A woman and man express frustration while holding documents and looking at a laptop screen and

The Importance of Effective Court Communications

Informing parties properly is especially important given the increase in self-represented litigants.

Without the assistance of an attorney, many people need to rely on court communications to learn how to register for and use ODR. But many people in the US struggle to read, and legal terminology can be particularly challenging. According to the Program for the International Assessment of Adult Competencies, 48% of US adults struggle to perform tasks with text-based information, such as reading directions, with 19% only capable of performing short tasks (2). 

Creating communications that use language and formatting that are accessible for people with low literacy will also make the information easier for parties with strong literacy skills. A recent readability study of court forms found that simplifying the text used in the forms increased participants’ understanding of the purpose of a subpoena from 23% to 70% (3). 

Why Focus on Individuals with Low Literacy? 

Effective court communications could increase participation in court programs and access to justice by narrowing the information gap. To do this, it is necessary to create communications that speak to the general public, including people from all racial/ethnic backgrounds and people who have low income and low literacy and cannot afford an attorney.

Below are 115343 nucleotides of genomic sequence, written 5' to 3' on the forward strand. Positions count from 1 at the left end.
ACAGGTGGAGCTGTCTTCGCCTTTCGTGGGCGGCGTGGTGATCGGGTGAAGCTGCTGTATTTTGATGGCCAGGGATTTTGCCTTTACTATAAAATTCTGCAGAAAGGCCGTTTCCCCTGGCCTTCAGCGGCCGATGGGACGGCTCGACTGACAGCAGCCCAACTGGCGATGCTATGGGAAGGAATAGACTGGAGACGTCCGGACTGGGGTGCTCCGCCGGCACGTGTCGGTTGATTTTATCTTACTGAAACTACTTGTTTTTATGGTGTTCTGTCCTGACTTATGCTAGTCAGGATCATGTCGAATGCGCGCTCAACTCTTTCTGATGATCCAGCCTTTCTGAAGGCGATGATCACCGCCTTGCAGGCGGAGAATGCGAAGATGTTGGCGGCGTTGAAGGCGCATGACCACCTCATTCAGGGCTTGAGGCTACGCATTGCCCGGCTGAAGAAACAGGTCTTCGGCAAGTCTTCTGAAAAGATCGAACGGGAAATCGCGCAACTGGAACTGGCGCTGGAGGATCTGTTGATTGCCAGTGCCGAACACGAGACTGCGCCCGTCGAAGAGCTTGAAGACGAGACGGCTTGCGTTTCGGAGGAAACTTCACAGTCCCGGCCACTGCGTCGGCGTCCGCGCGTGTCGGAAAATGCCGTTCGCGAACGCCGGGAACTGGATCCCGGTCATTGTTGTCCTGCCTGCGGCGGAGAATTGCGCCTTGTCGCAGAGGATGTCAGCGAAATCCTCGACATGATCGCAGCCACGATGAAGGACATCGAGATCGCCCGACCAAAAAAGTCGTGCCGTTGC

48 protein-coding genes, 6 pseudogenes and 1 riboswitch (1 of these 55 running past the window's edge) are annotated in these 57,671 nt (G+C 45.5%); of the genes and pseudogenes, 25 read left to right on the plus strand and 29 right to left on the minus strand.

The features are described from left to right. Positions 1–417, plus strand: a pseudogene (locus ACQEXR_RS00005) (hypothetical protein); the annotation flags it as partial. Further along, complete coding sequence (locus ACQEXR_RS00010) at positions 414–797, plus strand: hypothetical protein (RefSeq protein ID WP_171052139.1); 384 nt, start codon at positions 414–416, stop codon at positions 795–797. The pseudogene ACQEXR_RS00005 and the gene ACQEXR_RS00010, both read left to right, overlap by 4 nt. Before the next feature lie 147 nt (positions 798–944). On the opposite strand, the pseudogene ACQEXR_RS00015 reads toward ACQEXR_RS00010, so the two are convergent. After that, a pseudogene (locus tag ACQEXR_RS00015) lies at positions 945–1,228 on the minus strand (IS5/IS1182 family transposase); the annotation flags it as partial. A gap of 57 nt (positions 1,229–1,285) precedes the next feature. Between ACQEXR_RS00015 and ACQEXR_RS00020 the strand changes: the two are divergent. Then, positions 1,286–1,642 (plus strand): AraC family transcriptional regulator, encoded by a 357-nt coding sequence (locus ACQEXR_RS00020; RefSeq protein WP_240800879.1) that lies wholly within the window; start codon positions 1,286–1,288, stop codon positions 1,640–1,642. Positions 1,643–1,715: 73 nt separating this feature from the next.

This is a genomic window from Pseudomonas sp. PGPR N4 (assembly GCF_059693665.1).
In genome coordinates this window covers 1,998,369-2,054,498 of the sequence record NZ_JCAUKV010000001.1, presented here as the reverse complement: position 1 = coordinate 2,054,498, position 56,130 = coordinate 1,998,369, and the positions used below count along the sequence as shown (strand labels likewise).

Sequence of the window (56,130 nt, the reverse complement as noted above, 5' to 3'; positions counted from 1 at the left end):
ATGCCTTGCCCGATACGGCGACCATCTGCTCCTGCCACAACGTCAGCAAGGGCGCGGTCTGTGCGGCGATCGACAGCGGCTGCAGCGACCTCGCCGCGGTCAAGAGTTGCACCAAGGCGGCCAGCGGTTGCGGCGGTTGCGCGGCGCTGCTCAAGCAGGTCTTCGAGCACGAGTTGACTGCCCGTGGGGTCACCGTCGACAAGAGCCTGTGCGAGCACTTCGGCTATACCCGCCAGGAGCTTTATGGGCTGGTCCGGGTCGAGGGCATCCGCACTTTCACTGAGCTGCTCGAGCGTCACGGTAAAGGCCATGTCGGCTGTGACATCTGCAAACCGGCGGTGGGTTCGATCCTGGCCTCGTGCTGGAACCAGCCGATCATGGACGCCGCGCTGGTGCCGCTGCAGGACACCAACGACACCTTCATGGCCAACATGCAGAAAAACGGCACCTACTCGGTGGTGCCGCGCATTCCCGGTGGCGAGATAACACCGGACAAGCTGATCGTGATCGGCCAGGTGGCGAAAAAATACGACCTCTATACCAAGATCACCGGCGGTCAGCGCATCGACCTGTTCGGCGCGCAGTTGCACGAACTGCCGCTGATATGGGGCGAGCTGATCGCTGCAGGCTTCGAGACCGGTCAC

In the US, about half of the adult population struggles to consistently read lengthy, dense texts to complete tasks or accurately answer questions. 

Literacy rates are lower for people with less than a high school education and who are unemployed. Additionally, a large percentage of people aged 16-65 struggle with digital literacy, or the ability to use digital technology to find information, complete tasks or communicate.

Focus Group Recruitment and Participants

We conducted focus groups to hear from individuals whose backgrounds are similar to those of self-represented litigants, particularly those with low incomes and low literacy. 

Our goal in designing our research was to obtain a diverse array of perspectives from different regions of the country while creating homogeneous groups that would encourage open participation. We selected a former mill town in rural New Hampshire with a primarily white population; a suburb of Houston, Texas, with a large Latino population; and Baltimore, Maryland, where we recruited Black participants. We held two focus groups at each site with participants who resemble typical self-represented litigants.